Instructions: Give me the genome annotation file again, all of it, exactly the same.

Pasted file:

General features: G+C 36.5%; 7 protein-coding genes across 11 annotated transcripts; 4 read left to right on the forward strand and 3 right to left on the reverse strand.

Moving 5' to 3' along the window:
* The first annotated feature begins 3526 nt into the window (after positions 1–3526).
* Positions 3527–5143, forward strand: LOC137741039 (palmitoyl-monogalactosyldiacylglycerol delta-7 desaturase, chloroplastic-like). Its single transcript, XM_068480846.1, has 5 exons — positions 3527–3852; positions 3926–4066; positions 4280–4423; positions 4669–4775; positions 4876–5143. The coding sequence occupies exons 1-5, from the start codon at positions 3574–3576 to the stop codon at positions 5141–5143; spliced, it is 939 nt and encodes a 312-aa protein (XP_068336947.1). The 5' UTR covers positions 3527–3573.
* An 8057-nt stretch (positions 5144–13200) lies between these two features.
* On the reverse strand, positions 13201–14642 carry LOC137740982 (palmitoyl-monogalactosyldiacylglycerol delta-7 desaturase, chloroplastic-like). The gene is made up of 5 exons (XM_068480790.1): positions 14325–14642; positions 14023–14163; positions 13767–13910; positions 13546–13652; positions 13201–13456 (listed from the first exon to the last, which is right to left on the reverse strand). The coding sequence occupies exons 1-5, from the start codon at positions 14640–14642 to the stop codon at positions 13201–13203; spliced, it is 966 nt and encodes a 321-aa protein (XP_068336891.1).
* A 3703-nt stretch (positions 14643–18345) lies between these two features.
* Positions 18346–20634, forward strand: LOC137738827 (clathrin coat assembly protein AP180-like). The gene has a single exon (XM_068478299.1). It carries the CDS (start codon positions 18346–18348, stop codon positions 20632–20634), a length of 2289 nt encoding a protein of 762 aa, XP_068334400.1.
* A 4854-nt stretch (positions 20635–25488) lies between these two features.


General features: G+C 36.5%; 7 protein-coding genes across 11 annotated transcripts; 4 read left to right on the forward strand and 3 right to left on the reverse strand.

Moving 5' to 3' along the window:
* The first annotated feature begins 3526 nt into the window (after positions 1–3526).
* Positions 3527–5143, forward strand: LOC137741039 (palmitoyl-monogalactosyldiacylglycerol delta-7 desaturase, chloroplastic-like). Its single transcript, XM_068480846.1, has 5 exons — positions 3527–3852; positions 3926–4066; positions 4280–4423; positions 4669–4775; positions 4876–5143. The coding sequence occupies exons 1-5, from the start codon at positions 3574–3576 to the stop codon at positions 5141–5143; spliced, it is 939 nt and encodes a 312-aa protein (XP_068336947.1). The 5' UTR covers positions 3527–3573.
* An 8057-nt stretch (positions 5144–13200) lies between these two features.
* On the reverse strand, positions 13201–14642 carry LOC137740982 (palmitoyl-monogalactosyldiacylglycerol delta-7 desaturase, chloroplastic-like). The gene is made up of 5 exons (XM_068480790.1): positions 14325–14642; positions 14023–14163; positions 13767–13910; positions 13546–13652; positions 13201–13456 (listed from the first exon to the last, which is right to left on the reverse strand). The coding sequence occupies exons 1-5, from the start codon at positions 14640–14642 to the stop codon at positions 13201–13203; spliced, it is 966 nt and encodes a 321-aa protein (XP_068336891.1).
* A 3703-nt stretch (positions 14643–18345) lies between these two features.
* Positions 18346–20634, forward strand: LOC137738827 (clathrin coat assembly protein AP180-like). The gene has a single exon (XM_068478299.1). It carries the CDS (start codon positions 18346–18348, stop codon positions 20632–20634), a length of 2289 nt encoding a protein of 762 aa, XP_068334400.1.
* A 4854-nt stretch (positions 20635–25488) lies between these two features.